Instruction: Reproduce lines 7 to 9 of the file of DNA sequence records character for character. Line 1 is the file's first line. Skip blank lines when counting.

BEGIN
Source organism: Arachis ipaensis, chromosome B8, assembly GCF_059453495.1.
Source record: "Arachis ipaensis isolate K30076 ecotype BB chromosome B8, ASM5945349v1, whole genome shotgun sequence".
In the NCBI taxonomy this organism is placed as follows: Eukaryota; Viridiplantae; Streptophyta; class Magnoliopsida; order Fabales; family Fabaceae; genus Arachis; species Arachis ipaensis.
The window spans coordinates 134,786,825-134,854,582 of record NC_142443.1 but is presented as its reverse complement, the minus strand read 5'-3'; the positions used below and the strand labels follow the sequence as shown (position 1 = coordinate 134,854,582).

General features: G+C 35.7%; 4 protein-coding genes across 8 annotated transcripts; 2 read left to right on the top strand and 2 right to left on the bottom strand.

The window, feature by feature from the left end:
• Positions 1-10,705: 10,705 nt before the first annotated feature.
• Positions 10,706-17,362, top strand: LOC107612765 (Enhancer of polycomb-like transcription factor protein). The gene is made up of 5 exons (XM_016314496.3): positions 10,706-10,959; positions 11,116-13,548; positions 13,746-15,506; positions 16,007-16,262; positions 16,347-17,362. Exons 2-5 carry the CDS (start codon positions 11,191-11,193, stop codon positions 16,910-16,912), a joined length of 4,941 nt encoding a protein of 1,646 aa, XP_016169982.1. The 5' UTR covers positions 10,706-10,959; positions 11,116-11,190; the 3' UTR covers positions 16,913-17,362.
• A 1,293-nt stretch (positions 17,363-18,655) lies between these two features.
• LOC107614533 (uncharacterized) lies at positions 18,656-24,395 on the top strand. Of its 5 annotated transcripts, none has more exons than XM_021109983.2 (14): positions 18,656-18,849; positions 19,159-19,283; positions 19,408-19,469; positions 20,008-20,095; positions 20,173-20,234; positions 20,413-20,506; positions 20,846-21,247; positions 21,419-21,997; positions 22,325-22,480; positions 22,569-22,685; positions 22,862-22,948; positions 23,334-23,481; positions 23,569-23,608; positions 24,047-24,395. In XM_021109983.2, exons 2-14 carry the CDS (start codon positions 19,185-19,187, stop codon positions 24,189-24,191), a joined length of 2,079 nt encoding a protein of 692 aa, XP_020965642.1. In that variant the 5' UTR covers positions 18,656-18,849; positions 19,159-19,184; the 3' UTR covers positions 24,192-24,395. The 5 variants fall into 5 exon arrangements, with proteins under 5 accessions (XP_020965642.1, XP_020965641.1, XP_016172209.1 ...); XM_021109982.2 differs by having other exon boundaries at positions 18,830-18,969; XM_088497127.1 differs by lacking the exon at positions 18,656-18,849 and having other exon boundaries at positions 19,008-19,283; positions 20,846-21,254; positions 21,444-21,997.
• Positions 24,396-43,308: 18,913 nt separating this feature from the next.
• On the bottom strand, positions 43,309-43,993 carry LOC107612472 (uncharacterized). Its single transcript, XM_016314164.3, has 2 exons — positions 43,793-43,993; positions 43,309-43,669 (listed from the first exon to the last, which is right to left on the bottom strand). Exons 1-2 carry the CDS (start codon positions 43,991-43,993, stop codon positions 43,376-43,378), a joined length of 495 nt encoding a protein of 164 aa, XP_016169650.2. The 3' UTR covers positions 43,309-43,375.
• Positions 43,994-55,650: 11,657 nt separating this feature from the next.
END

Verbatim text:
• Positions 1-10,705: 10,705 nt before the first annotated feature.
• Positions 10,706-17,362, top strand: LOC107612765 (Enhancer of polycomb-like transcription factor protein). The gene is made up of 5 exons (XM_016314496.3): positions 10,706-10,959; positions 11,116-13,548; positions 13,746-15,506; positions 16,007-16,262; positions 16,347-17,362. Exons 2-5 carry the CDS (start codon positions 11,191-11,193, stop codon positions 16,910-16,912), a joined length of 4,941 nt encoding a protein of 1,646 aa, XP_016169982.1. The 5' UTR covers positions 10,706-10,959; positions 11,116-11,190; the 3' UTR covers positions 16,913-17,362.
• A 1,293-nt stretch (positions 17,363-18,655) lies between these two features.